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Pulling Rank to Put Recruits on a Post-service Career Path

The Army's recruiting chief has made it his mission to line up private-and public-sector employers to participate in a program that connects recruits with companies they might work for after their service ends.

November 2, 2005
Related Topics: Career Development, Employee Career Development, Recruitment, Staffing Management
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In one respect, Maj. Gen. Michael D. Rochelle is more like a chief executive than a typical two-star general. He has spent a great deal of his time on external marketing, meeting with business and community leaders throughout the nation.

    Until he was moved to another post this month, his mission was to line up private- and public-sector employers to participate in the Army’s Partnership for Youth Success program, which aims to connect recruits with companies that they might go to work for after their service ends. It also helps the military develop skills in personnel that can later be used in the civilian world.

    Rochelle met with leaders at all levels, ranging from top executives at multinational corporations and police chiefs of metropolitan departments to educators and local businessmen in smaller cities and towns. Some of the high-level meetings were arranged by Army Recruiting Command headquarters staff members at Fort Knox, Kentucky, but many were set up by commanders of local recruiting brigades or by the retired military officers whom Rochelle uses as envoys in their communities.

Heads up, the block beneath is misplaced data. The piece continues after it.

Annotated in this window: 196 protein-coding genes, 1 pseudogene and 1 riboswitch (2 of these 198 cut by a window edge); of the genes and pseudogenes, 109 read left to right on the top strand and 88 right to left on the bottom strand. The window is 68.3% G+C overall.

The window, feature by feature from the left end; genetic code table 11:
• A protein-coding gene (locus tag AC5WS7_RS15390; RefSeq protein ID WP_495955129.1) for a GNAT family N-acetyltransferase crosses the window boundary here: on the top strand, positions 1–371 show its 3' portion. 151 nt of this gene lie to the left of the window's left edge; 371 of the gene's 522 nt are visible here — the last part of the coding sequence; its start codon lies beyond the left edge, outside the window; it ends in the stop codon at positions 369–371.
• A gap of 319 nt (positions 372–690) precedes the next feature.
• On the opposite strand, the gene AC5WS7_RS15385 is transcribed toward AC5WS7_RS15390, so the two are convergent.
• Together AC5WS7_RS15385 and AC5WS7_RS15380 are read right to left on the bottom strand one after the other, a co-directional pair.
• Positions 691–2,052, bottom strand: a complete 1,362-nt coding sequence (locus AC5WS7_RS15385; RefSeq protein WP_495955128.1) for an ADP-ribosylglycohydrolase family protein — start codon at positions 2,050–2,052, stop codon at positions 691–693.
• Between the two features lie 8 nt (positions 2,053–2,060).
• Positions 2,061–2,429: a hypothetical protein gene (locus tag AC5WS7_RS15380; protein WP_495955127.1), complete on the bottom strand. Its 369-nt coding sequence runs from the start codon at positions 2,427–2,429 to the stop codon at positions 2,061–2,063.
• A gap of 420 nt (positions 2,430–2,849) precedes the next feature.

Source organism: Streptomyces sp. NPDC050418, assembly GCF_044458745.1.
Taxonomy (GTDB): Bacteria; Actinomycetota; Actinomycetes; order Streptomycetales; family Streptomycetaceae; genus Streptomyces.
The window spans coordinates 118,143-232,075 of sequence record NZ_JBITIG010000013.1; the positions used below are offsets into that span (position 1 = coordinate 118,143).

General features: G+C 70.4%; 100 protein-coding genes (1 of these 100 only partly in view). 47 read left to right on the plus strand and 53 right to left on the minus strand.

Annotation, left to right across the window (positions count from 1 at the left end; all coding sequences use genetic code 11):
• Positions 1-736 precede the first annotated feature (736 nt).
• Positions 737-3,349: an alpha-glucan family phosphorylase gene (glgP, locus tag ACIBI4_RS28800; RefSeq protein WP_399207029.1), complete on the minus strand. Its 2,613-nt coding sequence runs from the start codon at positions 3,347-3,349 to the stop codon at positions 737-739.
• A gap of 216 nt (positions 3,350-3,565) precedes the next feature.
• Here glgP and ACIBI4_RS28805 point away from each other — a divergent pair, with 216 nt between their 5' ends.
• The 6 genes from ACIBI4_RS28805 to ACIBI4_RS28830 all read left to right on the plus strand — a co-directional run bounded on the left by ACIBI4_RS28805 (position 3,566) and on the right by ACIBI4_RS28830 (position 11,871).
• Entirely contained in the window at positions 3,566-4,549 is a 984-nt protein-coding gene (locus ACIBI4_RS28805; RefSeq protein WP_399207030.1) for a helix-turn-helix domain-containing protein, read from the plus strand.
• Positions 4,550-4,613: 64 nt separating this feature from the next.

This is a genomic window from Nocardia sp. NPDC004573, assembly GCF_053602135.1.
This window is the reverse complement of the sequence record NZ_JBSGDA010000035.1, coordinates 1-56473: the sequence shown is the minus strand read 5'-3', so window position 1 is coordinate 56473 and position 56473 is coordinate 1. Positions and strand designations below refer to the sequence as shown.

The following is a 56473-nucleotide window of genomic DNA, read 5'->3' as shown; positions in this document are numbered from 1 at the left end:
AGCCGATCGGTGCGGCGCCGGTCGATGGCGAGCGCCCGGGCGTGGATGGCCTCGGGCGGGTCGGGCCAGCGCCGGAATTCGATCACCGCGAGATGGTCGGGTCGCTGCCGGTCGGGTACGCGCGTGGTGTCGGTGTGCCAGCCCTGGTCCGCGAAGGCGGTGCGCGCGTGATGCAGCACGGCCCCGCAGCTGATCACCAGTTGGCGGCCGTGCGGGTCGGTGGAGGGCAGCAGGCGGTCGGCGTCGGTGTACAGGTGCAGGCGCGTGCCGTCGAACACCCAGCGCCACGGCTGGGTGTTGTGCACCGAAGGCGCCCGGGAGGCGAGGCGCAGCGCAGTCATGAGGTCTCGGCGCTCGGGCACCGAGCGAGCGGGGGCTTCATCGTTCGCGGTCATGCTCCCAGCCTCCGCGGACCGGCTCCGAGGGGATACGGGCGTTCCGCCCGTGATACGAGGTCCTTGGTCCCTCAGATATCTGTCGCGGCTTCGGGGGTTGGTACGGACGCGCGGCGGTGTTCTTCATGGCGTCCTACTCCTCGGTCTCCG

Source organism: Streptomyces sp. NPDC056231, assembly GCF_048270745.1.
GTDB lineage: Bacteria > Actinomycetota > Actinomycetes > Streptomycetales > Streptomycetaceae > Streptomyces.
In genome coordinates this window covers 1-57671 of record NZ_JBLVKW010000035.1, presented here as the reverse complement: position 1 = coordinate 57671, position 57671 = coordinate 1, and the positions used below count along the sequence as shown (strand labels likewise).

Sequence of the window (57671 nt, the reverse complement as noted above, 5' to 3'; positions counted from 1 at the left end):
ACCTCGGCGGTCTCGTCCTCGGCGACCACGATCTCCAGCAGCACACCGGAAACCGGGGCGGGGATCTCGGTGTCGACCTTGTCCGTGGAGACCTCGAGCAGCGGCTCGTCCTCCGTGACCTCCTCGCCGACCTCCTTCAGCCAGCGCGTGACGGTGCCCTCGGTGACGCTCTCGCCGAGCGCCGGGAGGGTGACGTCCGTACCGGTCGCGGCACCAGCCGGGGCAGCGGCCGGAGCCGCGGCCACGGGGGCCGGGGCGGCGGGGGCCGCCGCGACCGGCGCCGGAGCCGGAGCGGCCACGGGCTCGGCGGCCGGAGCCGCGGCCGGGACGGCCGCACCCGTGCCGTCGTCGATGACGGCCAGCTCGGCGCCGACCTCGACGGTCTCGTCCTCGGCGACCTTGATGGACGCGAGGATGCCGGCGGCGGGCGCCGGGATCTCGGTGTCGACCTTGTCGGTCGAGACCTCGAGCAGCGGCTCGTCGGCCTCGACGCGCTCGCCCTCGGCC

In many of these meetings, Rochelle’s function had been to close a deal. His prestige and influence helped cement such arrangements, says Army Recruiting Command spokesman S. Douglas Smith. "Our local commanders know the value of being able to bring a two-star general into town," Smith says. "That tends to really impress people."

    In one such meeting, Rochelle persuaded a police chief from a big U.S. city to look at the larger universe of service members as potential hires, and not just at military police officers.

    "I try to discourage the police chiefs from taking the narrower view of their job needs," he says. "The fact is that a young infantryman out in the field is going to have to deal with a whole range of situations. That experience is going to be a lot broader, probably, than a military policeman."

    Rochelle says he’s always willing to provide advice, especially if it helps bring more participants into the program.

Workforce Management, October 24, 2005, p. 25 -- Subscribe Now!

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